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Madelyn Sneed-Grays

Madelyn Sneed-Grays in the studio

Madelyn Sneed-Grays in the studio

Madelyn Sneed-Grays is a representational painter born in Dallas, TX. She received her B.F.A at the University of North Texas and is currently working on multiple series that relate to the diversity of cuisine and the cultural climate in America. Madelyn has shown in galleries around Texas and has won the Best of Show Marilyn Smith Memorial Award at the Visual Arts Society of Texas 8th Annual 125-Mile Visual Arts Exhibition in 2014, was a finalist in the 2016 Hunting Art Prize and was selected as one of the finalists for the 2016 and 2017 New Texas Talent Exhibition at Craighead Green Gallery. She now lives in Denton, TX and is being mentored by Rex Hausmann.

Website | Instagram | Artsy



What concept or narrative is behind your work?

I’m currently working on a new series called Still a Negro that draws attention to the cultural climate in America. The idea behind the series is that a black person can assimilate to white culture, but it doesn’t negate that fact that they’re still black.


Still a Negro | oil on canvas | 48” × 36” | 2018



How true are you to your artist statement?

I try and stay as true as possible to my artist statement. My artist statement for my current series shares various ideas about the cultural climate in America and the difficulties that blacks face in this country. But, with the paintings themselves, I want to make sure that the composition is very simple and the message very direct. I want people to bring in their own ideas and thoughts about the work and not flood the viewers with mine.



What was it about the subject that made you want to paint it just so? What are you saying with this piece?

The man depicted in my recent and first painting of the Still a Negro series isn't just a male model I chose for a reference, but he is also my husband. I did this purposefully to confront my fears of the fact that he is a black man simply existing and could be the next target in a hate crime. I want people to understand the weight that comes with knowing that a decent, well put together, genuine, black man can still, unfortunately, be seen as a threat to society.



How much time is dedicated to the execution of the work before you actually start the process?

If I’m starting a new painting series, it may take me months to really think through all of the ideas surrounding the current concept. Even when I’ve confirmed and acknowledged various ideas I want to portray within a series, there is still this sense of evolution that happens while navigating through each new piece within the series. But, before I even begin painting, I document the subject, which may include renting out studio space to capture the subject encompassed in an all-white space. Once I’ve chosen a reference image that has great composition and an out-of-focus quality, I begin the process of painting.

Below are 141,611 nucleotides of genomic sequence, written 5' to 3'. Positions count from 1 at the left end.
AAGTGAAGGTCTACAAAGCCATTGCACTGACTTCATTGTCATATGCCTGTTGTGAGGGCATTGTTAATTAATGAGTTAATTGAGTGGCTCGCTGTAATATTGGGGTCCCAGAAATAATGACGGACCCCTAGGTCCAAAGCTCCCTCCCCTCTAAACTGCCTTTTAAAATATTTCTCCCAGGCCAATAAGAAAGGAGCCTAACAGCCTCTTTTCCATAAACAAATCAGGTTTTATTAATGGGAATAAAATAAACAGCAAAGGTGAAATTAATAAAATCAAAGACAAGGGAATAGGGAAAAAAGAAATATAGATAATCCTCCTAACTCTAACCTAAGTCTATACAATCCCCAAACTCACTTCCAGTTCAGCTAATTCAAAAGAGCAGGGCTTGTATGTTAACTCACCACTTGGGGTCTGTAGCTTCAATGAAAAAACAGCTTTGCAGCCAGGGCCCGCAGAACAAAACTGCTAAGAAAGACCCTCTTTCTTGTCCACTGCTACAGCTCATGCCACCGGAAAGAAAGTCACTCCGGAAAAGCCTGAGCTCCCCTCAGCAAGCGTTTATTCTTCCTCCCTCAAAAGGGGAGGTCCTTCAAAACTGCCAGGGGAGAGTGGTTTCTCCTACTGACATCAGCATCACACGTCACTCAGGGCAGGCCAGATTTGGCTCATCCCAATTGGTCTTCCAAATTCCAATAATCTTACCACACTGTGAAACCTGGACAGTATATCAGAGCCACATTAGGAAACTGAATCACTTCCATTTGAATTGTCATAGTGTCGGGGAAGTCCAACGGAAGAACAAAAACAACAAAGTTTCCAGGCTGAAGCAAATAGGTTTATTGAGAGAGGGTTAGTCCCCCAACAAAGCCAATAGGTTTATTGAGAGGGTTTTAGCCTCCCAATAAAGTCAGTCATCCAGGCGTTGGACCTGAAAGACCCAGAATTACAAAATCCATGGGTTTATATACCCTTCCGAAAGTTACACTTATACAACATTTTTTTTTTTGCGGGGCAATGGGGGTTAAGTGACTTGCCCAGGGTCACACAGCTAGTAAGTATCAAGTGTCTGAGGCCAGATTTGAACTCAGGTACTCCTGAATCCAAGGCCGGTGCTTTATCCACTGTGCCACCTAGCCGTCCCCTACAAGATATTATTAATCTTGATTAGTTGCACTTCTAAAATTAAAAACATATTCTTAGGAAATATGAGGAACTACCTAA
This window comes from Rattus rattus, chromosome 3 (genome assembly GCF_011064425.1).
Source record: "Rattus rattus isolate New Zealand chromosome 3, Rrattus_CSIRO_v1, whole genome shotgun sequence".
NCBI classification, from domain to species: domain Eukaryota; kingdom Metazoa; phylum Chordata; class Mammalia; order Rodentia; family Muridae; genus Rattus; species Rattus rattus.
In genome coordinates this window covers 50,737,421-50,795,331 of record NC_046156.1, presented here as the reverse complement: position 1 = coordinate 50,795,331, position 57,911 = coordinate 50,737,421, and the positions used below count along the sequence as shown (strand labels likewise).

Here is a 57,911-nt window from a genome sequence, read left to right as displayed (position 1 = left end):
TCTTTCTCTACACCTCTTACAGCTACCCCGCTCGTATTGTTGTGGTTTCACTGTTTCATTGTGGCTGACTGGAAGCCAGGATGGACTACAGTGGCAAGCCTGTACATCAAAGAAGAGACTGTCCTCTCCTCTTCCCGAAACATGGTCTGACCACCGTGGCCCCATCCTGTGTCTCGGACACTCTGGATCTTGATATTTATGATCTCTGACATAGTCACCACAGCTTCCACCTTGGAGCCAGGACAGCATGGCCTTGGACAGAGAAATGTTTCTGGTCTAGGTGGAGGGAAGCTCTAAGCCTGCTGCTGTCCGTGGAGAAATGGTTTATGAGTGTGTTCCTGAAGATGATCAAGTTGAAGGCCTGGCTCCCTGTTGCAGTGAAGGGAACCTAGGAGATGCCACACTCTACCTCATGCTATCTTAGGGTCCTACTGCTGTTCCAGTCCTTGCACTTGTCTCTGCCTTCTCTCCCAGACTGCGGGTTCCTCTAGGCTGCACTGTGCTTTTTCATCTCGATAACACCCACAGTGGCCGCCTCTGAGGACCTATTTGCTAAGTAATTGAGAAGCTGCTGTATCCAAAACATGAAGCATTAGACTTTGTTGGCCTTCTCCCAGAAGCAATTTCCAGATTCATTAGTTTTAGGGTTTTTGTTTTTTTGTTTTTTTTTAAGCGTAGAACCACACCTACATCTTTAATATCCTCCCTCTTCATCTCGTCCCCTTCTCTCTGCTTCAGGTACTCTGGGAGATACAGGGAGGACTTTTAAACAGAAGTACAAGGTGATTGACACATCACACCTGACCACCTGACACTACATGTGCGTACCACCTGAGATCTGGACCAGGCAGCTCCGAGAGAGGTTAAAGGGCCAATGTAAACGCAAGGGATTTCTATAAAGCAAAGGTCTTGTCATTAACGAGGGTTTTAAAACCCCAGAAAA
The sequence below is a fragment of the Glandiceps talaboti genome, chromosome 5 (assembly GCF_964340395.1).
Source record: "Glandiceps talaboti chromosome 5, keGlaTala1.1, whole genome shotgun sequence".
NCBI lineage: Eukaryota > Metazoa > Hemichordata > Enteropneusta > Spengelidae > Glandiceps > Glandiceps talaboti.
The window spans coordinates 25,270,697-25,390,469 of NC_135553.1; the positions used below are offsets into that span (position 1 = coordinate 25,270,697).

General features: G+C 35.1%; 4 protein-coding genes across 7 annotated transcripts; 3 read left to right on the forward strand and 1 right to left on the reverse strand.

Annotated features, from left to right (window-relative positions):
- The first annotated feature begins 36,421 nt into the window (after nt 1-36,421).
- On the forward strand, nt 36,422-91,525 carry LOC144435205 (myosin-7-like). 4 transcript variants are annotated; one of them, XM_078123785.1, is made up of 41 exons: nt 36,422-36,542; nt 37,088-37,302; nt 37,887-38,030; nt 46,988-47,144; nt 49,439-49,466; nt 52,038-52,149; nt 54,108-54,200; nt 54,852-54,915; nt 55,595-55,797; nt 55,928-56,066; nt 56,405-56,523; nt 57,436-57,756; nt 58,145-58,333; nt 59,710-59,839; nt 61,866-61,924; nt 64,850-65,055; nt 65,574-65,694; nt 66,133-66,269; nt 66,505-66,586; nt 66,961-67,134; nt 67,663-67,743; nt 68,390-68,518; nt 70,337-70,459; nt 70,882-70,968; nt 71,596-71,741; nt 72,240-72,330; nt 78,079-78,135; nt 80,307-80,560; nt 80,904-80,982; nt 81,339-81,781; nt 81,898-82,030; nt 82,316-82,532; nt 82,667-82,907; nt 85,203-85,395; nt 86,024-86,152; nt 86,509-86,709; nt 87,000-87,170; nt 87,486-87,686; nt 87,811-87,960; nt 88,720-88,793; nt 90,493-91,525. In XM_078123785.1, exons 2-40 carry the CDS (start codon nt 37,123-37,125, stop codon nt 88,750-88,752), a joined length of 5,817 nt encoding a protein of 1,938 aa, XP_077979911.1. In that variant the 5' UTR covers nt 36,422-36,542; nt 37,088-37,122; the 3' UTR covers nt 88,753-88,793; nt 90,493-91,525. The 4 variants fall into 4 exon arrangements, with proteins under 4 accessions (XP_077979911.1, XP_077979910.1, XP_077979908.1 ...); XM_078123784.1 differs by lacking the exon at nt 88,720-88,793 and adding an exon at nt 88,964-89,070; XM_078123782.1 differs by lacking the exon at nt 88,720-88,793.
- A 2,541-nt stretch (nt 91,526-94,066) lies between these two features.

How much time does it take you to create an artwork?

Dependent upon the size, it can take anywhere from a week to two months to complete a piece.


Café Richard | oil on canvas | 36” × 48” | 2018



What is the average size of your work?

I typically work with standard sizes from 12” × 16” up to 36” × 48.”



What is the price range of your art?

According to the canvas sizes I typically work with, my prices range from $500 to $5,000.



Are you represented by a gallery?

I am currently self-represented and not represented by a gallery.



What other artists have you shown with?

I was invited by curator Steven DaLuz to be a part of the PoetsArtists group show “The Human Condition” and was honored to be showing with a group of talented artists, which included Pamela Wilson, Jennifer Balkan, Karen Offutt, Regina Jacobson, Teresa Elliott, Conor Walton, Daryl Zang, Teresa Butcher, Victor Wang, Anna Wypych, and Stanka Kordic.


Fresh Legumes | oil on canvas | 14” × 18” | 2018



Do you have a motto or process you always stick to? If so what is it?

A professor once told me that “paint is just paint.” Although that seems like an incredibly basic statement, it liberated me from feeling worked up if a painting wasn’t coming together as I had envisioned. Sometimes I get so caught up in trying to be a perfect painter that I lose the fun in it. It’s significant for me to be reminded that I’m literally expressing myself with this “oily goop” and I can always change what I don’t end up liking.


Boeuf Moyen | oil on canvas | 20” × 24” | 2018


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